Lepilemur ankaranensis is one of the smaller sportive lemurs, with an average head- body length of 22 cm, a tail length of 27 cm, a total length of 49 cm, and a body weight of 750–790 g (Louis et al., 2006b). The description that follows is based on specimens that had previously been assigned to Lepilemur septentrionalis, a species that evidently has a much more restricted range than previously believed (Ravoarimanana et al., 2004; Rumpler, 2004). The overall color is a light grayish-brown above with a gray underside. There is often a dark median stripe extending from the crown of the head along the spine, as well as brownish tinges in the shoulder region. The tail is pale brown, darkening towards the tip. The ears are less prominent than those of other Lepilemur species. This species might be confused in the field with Phaner or Cheirogaleus if only a fleeting glimpse of the animal is obtained, and also with Avahi even under good conditions. Its vertical posture, prominent ears, darker abdomen and leaping locomotion readily distinguish it from the smaller, more quadrupedal Cheirogaleus. Phaner has a distinctive fork-marked pattern on the forehead, a more elongated face, moves more rapidly and continuously, and produces distinctive, loud vocalizations. Avahi is similar in size and posture to Lepilemur, but has much smaller ears and distinct white patches on its thighs, and often huddles closely with other family members.
The natural history of L. ankaranensis remains relatively poorly studied. Information on its behavior and ecology can be drawn from studies on sportive lemur populations previously assigned to L. septentrionalis. Population densities have been estimated at 150–550 individuals/km2 (Ratsirarson and Rumpler, 1988; Hawkins et al., 1990), and a typical range size seems to be about one hectare. Adults remain solitary during nightly bouts of foraging for leaves. Tree holes and vine tangles are preferred daytime shelters. The Madagascar ground boa (Acrantophis madagascariensis) is known to prey upon sportive lemurs in their sleeping sites.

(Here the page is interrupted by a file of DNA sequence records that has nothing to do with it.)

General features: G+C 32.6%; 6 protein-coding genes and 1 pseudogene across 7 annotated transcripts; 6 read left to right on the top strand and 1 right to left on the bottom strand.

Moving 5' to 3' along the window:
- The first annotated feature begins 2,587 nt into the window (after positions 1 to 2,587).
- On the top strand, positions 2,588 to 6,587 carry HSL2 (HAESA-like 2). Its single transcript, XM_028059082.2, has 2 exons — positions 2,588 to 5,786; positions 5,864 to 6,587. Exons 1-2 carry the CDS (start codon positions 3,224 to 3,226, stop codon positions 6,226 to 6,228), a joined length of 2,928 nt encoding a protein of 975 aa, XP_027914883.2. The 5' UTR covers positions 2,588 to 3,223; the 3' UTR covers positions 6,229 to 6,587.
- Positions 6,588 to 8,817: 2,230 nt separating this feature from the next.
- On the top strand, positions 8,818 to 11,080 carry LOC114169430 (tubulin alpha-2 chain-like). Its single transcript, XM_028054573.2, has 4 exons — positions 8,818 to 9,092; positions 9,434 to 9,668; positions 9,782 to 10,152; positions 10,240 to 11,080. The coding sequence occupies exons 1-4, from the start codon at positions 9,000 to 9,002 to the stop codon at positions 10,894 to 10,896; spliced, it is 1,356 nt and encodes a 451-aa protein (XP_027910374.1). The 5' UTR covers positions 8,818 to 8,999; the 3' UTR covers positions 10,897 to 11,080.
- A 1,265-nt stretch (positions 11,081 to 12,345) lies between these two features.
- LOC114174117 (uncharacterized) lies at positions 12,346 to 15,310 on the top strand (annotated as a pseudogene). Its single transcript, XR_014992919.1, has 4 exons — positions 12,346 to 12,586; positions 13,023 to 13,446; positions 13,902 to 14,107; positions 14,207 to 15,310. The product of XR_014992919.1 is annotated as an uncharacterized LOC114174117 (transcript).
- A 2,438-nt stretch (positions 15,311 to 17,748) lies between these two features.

Northern Madagascar. This species is found in the tropical dry lowland forests of Ankarana, Andrafiamena and Analamerana, and the tropical moist montane forests of Montagne d’Ambre, occurring from low elevations up to 1,500 m (Rumpler et al., 2001; Ravaoarimanana et al., 2004; Rumpler, 2004). It appears to be sympatric with L. milanoii in the Andrafiamena Classified Forest, and fields studies are needed to determine how these two species co- exist there; the only place where two Lepilemur species live in the same forest (Louis et al., 2006b).
The most recent IUCN Red List assessment (2008) classified L. ankaranesis as Endangered (EN). The principal threats are forest destruction for charcoal production and hunting for food. Hunting has become more important in recent years, with the appearance of large numbers of itinerant sapphire miners in the Ankarana region. The species is found in two national parks (Ankarana and Montagne d’Ambre) and two special reserves (Analamerana and Fôret d’Ambre), as well as in the Andrafiamena Classified Forest, which is slated to become a national park. As of 2010, this species was not being kept in captivity (I. J. Porton, pers. comm.).
This species is readily seen in both Montagne d’Ambre National Park (especially near the Station des Rousettes) and in Ankarana National Park, where it can be quite visible and vocal at certain times of the year. In the latter, it can be observed in the Canyon Forestier, the Campement des Anglais, and in forests near the Mahamasina entrance (Garbutt, 2007; R. A. Mittermeier, pers. obs.).